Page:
Ms. Clay proceeded to file a lawsuit for fraud, per La. C.C. art. 1953. Ms. Washington countered with a suit of her own for defamation and harassment. Both parties appeared without lawyers and both cases were dismissed. Ms. Clay appealed, this time with representation. 

close-up-photography-of-silver-sports-car-1236809-683x1024Exceptions exist everywhere in law. Although people in their normal and daily lives are expected to stop at a red light and follow the speed limit, police officers need not do so when responding to emergencies. Of course, this exception makes sense. Imagine what would happen if a police officer has to respond to a shooting but has to sit in traffic. But should police officers be free from any liability for the damages they may cause while responding to an emergency?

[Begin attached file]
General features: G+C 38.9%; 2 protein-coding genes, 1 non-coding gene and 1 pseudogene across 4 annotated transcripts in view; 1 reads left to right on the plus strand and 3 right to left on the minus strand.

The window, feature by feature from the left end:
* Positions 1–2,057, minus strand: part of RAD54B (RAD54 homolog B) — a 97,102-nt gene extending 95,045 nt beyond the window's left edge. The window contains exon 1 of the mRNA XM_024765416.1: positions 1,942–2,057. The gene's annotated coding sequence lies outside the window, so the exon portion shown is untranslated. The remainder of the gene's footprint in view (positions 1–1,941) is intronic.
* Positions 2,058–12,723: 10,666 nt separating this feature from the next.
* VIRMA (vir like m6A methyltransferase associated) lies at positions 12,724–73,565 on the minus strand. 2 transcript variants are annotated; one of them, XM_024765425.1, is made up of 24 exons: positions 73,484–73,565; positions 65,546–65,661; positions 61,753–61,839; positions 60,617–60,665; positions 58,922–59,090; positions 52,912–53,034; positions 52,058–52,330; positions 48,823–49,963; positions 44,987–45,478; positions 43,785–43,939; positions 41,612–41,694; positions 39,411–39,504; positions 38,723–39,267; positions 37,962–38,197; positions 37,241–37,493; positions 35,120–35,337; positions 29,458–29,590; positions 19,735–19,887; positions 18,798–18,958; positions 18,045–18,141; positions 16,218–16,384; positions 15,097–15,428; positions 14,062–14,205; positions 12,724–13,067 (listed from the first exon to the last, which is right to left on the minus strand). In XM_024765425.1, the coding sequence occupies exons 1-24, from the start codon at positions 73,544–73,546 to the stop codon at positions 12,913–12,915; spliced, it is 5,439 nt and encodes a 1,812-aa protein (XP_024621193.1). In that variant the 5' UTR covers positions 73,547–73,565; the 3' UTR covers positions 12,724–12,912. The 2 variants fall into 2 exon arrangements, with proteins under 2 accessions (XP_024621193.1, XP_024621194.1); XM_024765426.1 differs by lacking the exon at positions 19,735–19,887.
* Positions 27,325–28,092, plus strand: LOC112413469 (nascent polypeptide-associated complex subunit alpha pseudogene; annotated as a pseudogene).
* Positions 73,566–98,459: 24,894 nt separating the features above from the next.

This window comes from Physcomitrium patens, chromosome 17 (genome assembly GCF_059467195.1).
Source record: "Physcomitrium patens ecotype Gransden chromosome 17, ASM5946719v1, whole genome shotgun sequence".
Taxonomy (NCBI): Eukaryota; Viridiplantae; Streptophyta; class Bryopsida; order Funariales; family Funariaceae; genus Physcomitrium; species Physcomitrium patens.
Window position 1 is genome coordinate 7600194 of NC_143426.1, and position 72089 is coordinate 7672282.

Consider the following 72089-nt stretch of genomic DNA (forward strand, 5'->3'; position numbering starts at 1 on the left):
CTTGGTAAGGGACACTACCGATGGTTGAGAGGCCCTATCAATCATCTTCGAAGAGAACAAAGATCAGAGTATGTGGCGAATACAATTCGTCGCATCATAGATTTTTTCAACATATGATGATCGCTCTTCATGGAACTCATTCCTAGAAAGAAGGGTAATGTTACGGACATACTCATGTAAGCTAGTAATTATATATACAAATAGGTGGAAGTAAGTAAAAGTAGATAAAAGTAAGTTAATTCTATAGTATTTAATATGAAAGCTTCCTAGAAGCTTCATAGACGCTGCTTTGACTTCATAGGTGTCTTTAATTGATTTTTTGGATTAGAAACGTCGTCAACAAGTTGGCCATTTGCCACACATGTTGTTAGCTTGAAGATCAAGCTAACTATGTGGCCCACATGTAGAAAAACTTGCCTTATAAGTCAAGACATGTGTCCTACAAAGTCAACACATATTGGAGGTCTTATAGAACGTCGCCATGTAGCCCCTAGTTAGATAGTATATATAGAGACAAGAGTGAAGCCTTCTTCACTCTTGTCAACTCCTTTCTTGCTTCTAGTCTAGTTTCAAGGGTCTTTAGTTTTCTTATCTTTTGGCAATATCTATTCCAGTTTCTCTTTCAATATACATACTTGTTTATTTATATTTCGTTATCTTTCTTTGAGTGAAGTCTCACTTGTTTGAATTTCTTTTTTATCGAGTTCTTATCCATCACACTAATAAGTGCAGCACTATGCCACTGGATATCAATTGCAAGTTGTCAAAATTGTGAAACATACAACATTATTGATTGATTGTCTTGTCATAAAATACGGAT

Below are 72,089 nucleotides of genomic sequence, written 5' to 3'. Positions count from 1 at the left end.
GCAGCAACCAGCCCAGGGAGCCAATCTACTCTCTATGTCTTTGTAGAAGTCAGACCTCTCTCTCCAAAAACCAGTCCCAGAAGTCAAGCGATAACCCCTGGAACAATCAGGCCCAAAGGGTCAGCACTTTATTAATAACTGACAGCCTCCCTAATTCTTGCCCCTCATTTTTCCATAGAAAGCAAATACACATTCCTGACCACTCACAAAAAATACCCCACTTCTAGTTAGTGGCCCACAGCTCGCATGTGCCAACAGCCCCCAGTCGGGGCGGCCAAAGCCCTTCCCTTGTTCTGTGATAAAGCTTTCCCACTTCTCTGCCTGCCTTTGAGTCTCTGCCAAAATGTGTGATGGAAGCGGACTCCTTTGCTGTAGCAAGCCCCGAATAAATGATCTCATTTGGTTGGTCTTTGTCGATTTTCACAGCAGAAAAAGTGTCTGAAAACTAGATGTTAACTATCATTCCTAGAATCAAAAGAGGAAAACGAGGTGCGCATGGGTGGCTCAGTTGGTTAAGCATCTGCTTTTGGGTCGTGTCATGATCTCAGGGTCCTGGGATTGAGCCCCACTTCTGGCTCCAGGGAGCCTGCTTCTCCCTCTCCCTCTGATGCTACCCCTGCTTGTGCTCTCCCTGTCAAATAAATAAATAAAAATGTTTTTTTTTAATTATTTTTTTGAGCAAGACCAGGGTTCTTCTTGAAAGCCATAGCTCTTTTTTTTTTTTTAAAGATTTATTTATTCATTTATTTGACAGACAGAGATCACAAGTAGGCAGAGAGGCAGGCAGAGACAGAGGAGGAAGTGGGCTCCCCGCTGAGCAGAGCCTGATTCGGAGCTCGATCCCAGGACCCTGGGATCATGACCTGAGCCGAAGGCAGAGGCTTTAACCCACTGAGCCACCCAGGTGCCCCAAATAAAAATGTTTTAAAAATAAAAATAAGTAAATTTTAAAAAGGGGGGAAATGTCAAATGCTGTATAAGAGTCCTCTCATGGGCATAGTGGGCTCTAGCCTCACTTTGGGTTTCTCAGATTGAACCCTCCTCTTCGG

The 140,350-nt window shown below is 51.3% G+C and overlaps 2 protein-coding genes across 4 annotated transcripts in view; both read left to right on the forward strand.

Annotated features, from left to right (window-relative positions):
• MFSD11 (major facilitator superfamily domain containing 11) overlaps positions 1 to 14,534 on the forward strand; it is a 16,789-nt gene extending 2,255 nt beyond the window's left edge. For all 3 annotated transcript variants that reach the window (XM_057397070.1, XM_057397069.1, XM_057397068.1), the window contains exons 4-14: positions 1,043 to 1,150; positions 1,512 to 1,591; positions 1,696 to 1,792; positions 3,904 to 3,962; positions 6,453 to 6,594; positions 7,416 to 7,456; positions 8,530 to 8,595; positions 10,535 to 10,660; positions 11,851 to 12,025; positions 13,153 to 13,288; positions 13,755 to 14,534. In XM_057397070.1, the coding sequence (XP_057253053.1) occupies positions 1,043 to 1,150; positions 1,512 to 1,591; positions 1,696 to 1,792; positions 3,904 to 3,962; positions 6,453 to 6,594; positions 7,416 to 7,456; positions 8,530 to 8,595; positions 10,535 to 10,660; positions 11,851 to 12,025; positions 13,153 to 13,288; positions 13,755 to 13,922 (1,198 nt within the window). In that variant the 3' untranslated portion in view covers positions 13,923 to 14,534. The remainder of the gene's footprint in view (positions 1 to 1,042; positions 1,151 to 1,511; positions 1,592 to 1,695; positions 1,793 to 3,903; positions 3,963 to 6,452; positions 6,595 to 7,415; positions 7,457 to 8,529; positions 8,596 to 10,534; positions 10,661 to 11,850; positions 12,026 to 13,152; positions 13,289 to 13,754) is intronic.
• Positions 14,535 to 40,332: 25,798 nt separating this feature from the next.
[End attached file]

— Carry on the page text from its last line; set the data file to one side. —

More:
Near a convenience store situated on the West Bank of Jefferson Parish, Kim White met a man she knew from the neighborhood. The man asked White whether she could help him purchase heroin. White agreed and got into the man’s car, and the two drove around in search for heroin. Little did White know, the man’s car was stolen. A short while later, White and the man noticed that a police car was tailing them. Rather than stopping, the man accelerated, and a high speed chase ensued. Eventually, the man stopped the car at a parking lot. Though the man ran away, White was struck by a police cruiser. White filed a lawsuit against the Jefferson Parish Sheriff’s Office. At trial, White testified that, upon exiting the vehicle, she had her hands up and surrendered to the police. On cross-examination, however, a prior deposition revealed that White had not raised her hands at the time of crash.